A chalupa is a kind of tostada platter in Mexican cuisine. It is a specialty of South-central regions of Mexico, such as the states of Guerrero and Oaxaca. It is made by pressing a thin layer of masa dough around the outside of a small mold and then deep frying it to produce a crisp shallow corn cup. It is typically filled with shredded pork meat, a slice of onion, and a piece of chipotle pepper. In the Americanized form, described below, the tortilla is typically left flat.
Typical Recipe for Americanized chalupaEdit
- Vegetable oil
- 12 corn tortillas
- 6 cups of refried beans (pinto beans or black beans may be substituted)
- Half a pound of grated queso fresco cheese
- 1 large tomato, chopped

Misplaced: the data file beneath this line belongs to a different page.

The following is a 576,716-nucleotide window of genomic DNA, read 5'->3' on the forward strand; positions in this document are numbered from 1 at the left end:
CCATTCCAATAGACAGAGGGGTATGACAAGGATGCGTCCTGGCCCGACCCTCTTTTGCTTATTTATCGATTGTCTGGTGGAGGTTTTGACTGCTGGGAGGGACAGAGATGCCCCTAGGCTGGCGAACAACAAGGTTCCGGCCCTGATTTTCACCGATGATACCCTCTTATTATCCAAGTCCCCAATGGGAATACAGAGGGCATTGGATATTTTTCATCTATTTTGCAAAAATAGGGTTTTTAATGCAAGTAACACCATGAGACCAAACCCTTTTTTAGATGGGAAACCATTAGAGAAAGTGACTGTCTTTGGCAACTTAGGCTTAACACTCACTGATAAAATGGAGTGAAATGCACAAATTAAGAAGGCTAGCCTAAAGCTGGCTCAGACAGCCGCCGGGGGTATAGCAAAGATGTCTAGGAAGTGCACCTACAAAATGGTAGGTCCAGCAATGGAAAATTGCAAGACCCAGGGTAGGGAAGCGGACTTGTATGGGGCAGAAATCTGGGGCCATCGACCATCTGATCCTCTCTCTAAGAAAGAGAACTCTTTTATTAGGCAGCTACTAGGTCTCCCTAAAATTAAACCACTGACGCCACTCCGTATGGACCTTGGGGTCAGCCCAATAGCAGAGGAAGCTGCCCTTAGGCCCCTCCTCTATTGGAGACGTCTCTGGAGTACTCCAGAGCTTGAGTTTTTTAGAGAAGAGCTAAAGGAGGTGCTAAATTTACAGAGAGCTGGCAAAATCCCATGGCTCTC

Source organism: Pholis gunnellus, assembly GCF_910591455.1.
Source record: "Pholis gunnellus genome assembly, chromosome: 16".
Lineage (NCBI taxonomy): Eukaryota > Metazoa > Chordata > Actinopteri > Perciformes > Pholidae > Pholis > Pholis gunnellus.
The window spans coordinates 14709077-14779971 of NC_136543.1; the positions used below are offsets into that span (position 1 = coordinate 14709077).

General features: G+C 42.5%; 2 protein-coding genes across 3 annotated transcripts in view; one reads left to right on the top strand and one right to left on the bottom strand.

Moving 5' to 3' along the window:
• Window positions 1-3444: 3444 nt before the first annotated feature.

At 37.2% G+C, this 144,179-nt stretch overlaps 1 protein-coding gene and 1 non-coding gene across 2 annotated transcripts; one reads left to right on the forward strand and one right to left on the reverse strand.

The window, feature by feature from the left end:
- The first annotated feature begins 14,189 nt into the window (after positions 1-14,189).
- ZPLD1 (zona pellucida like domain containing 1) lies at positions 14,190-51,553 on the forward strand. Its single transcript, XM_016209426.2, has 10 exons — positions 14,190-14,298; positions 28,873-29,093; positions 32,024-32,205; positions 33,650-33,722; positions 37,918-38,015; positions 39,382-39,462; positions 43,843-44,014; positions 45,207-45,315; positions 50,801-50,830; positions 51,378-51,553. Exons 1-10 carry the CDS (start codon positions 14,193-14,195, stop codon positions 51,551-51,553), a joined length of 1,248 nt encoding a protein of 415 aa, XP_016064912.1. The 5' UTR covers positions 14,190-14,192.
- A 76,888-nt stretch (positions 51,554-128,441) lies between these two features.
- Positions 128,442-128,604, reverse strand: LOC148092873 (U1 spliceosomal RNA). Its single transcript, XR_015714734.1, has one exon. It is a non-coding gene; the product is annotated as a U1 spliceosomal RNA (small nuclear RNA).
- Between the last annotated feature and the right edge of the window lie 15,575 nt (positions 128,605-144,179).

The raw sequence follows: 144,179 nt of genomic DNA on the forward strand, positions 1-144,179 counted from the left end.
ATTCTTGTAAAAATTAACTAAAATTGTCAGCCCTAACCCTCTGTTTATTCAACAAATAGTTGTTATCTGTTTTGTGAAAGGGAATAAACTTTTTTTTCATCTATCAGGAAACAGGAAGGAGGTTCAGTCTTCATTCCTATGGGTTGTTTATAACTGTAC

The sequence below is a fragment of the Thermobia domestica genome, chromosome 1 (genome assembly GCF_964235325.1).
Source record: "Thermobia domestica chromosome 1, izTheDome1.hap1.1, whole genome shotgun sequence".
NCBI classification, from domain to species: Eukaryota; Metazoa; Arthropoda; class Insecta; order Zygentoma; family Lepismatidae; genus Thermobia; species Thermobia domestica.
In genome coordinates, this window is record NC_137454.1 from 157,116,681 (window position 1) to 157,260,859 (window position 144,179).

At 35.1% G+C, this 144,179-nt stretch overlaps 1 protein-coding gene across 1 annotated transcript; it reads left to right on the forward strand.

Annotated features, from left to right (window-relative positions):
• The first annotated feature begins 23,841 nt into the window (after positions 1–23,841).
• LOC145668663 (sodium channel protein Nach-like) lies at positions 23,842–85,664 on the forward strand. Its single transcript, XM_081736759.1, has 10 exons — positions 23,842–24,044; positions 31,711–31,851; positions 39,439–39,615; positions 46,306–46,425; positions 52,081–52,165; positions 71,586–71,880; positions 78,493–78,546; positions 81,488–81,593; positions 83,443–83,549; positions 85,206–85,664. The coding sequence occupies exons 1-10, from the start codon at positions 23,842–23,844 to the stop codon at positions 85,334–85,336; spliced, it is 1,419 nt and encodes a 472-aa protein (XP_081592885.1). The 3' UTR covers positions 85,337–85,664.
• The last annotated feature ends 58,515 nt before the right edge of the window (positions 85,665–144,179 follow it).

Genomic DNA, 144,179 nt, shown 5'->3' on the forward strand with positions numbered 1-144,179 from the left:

- 3 cups of lettuce, shredded
In a small skillet, heat about half an inch of vegetable oil. Test the oil for the correct temperature by putting in a small piece of tortilla. If the oil immediately bubbles frantically and the bread quickly becomes crisp then the oil is at the right temperature. This is important because a low temperature will result in the tortilla boiling, rather than frying, and will produce an unpleasantly oily and soggy chalupa shell.
Fry the tortilla completely flat in the oil, on both sides, until very crisp. Drain and keep the fried tortilla warm on a newspaper or paper towel covered cookie sheet in a warm oven. Spread a layer of refried beans on each fried tortilla, about a quarter of an inch thick. Top with a generous amount of grated cheddar cheese and about table spoon of chopped onion.
Place the assembled chalupas on a cookie sheet and brown under broiler until the cheese melts and begins to bubble. Watch them carefully at this stage, as they can burn quite quickly. Top with shredded lettuce and tomato, and serve immediately.